- newtonian mechanics,
- newtonian telescope,
- newtown st boswells,
- next door,
- next door to,
- next friend,
- next of kin,
- next to
- in an adjacent house, apartment, office, etc.; neighboring.
- in a position of proximity; near to: They are next door to poverty.
- adjacent to: He sat next to his sister.
- almost; nearly: next to impossible.
- aside from: Next to cake, ice cream is my favorite dessert.
Origin of next
Examples from the Web for next
In fact, according to F-35 program sources, the next software upgrades are not yet fully defined nor are they fully funded.
But we are afraid and we wonder to ourselves who will be next.
The next phase of the trial consists of vaccinating Ebola workers on the front lines.
He is expected to spend the next few days closeted with lawyers and advisers at his home, Royal Lodge, in Windsor Great Park.
In the next breath, however, he is decrying the press misinterpretation of his Diana script.Harry’s Daddy, and Diana’s ‘Murder’: Royal Rumors In a New Play|Tom Sykes|January 4, 2015|DAILY BEAST
He next dropped his name of Malagigi, because it had been given him by the devils in council, and called himself Onofrio.Castellinaria|Henry Festing Jones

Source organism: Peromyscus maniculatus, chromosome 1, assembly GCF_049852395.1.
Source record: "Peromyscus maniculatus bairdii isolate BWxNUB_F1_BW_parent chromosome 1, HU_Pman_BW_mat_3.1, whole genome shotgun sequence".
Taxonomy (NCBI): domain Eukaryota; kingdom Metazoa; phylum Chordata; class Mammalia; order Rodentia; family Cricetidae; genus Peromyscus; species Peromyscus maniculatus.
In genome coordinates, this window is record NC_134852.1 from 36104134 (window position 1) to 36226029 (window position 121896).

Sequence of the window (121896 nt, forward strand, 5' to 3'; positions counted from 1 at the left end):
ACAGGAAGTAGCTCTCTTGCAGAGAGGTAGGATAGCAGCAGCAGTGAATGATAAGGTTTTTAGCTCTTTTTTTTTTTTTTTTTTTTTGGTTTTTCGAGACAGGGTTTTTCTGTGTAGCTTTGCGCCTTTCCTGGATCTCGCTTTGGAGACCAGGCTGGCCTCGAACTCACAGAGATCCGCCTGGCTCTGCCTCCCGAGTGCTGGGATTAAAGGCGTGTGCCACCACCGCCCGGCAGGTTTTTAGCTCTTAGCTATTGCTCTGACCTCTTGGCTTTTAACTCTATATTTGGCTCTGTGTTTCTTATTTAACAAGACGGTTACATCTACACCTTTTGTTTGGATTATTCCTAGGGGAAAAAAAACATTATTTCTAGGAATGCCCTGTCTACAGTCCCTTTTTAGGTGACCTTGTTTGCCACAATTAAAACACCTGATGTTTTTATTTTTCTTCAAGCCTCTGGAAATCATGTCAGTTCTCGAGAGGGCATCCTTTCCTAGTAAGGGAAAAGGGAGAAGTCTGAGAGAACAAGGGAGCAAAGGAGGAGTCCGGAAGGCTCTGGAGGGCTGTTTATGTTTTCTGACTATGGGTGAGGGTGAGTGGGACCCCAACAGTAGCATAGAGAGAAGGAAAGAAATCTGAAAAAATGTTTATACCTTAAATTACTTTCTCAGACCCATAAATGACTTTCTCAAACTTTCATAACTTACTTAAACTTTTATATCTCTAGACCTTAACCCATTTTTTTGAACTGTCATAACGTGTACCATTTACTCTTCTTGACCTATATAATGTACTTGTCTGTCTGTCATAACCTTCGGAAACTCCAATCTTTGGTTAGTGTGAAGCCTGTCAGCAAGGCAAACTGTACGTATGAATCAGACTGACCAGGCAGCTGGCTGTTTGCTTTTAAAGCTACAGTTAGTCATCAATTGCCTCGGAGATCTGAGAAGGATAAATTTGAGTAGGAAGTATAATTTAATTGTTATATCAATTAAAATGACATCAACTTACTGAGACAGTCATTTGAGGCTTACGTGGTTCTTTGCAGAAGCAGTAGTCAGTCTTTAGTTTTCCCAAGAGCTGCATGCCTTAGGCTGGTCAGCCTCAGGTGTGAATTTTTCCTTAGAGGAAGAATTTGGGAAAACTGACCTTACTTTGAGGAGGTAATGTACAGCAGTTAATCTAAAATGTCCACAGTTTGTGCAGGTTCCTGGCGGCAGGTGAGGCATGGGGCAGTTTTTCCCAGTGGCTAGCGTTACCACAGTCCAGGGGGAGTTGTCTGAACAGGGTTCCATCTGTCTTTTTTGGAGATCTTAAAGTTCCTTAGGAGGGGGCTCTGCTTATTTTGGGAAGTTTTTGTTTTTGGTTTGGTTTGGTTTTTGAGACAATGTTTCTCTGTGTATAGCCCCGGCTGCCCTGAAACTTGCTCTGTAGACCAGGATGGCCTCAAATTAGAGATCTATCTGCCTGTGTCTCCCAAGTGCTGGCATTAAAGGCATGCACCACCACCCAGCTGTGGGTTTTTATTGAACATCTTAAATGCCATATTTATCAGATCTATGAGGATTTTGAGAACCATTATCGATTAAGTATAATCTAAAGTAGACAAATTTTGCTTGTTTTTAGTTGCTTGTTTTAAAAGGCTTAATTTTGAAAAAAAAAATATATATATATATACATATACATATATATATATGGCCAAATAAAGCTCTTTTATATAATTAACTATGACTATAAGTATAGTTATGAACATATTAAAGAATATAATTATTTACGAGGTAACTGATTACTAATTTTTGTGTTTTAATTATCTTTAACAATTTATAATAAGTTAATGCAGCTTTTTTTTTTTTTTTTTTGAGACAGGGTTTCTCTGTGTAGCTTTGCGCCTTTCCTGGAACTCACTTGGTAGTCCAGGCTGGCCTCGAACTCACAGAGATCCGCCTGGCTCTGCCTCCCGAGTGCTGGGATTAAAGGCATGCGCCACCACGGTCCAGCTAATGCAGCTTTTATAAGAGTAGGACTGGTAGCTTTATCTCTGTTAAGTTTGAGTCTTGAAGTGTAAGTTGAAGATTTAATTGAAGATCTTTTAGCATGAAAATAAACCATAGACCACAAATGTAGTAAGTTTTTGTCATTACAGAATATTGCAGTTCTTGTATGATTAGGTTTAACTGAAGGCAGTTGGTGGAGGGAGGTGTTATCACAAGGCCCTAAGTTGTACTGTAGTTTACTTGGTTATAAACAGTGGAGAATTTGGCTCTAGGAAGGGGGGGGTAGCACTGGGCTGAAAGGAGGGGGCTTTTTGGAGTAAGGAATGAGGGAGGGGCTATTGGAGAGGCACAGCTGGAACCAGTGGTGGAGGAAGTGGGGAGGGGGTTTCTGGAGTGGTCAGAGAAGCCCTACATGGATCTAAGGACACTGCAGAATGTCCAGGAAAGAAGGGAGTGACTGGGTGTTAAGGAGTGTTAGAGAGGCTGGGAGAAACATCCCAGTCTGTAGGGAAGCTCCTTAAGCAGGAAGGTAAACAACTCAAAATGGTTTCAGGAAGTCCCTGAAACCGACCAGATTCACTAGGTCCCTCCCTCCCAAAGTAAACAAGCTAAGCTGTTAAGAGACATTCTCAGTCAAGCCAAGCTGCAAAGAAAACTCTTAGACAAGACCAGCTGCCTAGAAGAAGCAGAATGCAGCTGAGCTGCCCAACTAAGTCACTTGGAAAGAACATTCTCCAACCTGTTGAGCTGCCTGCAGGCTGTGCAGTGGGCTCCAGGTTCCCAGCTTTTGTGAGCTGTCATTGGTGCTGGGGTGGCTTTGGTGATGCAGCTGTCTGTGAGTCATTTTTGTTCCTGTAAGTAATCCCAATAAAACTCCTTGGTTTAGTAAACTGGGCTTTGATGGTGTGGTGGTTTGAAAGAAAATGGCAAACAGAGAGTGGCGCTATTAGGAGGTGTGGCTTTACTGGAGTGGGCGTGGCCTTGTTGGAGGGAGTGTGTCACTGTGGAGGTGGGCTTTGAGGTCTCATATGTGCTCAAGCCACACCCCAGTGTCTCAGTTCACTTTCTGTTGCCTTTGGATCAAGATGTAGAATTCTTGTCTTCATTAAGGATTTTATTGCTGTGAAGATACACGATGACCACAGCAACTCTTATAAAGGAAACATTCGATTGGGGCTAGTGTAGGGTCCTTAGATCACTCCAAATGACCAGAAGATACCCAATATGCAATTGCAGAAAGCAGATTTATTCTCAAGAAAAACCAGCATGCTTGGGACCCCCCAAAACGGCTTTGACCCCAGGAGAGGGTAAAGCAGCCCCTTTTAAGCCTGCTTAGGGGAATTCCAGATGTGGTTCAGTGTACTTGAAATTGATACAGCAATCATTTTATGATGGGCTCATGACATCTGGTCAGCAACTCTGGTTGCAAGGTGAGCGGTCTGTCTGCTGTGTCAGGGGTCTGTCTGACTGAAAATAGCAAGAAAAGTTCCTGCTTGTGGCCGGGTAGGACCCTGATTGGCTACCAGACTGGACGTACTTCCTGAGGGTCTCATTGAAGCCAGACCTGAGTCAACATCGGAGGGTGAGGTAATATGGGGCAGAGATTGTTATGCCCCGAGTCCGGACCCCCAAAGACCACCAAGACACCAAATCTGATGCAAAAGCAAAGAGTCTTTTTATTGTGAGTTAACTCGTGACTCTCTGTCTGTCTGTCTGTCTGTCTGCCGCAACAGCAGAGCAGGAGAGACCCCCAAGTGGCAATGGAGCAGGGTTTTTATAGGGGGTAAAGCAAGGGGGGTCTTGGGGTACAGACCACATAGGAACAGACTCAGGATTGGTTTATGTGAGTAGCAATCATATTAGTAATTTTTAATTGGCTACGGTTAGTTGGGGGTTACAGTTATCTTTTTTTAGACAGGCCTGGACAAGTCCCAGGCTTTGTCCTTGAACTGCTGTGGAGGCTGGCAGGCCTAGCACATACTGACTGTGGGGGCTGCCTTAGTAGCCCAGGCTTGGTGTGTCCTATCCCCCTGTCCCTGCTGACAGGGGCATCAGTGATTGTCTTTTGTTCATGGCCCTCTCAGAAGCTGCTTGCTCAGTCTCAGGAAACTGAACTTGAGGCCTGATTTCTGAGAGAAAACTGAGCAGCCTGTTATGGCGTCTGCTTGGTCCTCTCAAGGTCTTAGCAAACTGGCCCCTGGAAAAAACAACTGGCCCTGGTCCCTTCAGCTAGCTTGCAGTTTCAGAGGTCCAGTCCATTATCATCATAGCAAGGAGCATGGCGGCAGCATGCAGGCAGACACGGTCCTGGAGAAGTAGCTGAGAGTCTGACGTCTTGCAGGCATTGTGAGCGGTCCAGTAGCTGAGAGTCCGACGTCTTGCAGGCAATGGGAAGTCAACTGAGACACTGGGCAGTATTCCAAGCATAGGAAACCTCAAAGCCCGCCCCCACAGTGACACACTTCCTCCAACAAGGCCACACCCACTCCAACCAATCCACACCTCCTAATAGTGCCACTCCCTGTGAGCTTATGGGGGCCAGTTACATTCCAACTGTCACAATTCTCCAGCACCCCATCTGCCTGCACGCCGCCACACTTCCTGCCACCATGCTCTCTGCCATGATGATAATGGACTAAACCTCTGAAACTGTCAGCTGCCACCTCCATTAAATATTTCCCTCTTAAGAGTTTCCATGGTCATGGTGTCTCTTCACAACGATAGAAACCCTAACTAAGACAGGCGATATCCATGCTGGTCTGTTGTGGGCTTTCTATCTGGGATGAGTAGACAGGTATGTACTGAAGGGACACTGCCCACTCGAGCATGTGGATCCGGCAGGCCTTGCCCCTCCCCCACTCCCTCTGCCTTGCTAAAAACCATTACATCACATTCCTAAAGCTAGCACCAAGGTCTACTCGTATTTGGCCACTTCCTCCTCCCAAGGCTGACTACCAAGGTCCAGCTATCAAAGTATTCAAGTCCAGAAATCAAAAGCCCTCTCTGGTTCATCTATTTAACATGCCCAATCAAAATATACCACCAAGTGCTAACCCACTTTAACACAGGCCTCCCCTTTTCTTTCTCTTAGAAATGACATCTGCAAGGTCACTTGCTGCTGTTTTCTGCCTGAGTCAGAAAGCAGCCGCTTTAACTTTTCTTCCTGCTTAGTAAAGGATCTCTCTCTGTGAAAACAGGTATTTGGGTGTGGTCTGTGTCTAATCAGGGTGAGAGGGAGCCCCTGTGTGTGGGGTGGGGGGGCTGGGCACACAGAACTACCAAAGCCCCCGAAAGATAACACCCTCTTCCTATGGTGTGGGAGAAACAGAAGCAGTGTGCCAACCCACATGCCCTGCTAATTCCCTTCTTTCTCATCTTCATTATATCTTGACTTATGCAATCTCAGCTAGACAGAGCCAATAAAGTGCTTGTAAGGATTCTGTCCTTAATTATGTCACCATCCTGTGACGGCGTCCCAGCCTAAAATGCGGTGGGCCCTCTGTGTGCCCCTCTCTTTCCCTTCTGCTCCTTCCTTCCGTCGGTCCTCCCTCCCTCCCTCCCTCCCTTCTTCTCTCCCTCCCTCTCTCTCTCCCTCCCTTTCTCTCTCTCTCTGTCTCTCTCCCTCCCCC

Yet, the next morning, when I went down upon the shore, how beautiful it looked—the hypocrite!Sketches in Canada, and rambles among the red men|Anna Brownell Jameson
The young man was taken through the house and conducted along the street as far as the next ingress to the walls.Rich Relatives|Compton Mackenzie
I am sorry, but I —— not be able to finish the work before next week.Business English|Rose Buhlig
Even our next relations, the quadrumana, exhibit all possible differences in the grouping of males and females.The Origin of the Family Private Property and the State|Frederick Engels
- adjacent to; at or on one side ofthe house next to ours
- following in degreenext to your mother, who do you love most?
- almostnext to impossible
Word Origin for next
Old English niehsta, nyhsta (West Saxon), nesta (Anglian) "nearest, closest," superlative of neah (West Saxon), neh (Anglian) "nigh;" from Proto-Germanic *nekh- "near" + superlative suffix *-istaz. Cognate with Old Norse næstr, Dutch naast "next," Old High German nahisto "neighbor," German nächst "next." Adverbial and prepositional use from c.1200. Phrase the next person "a typical person" is from 1857.
In addition to the idioms beginning with next
- next door to
- next to
- cleanliness is next to godliness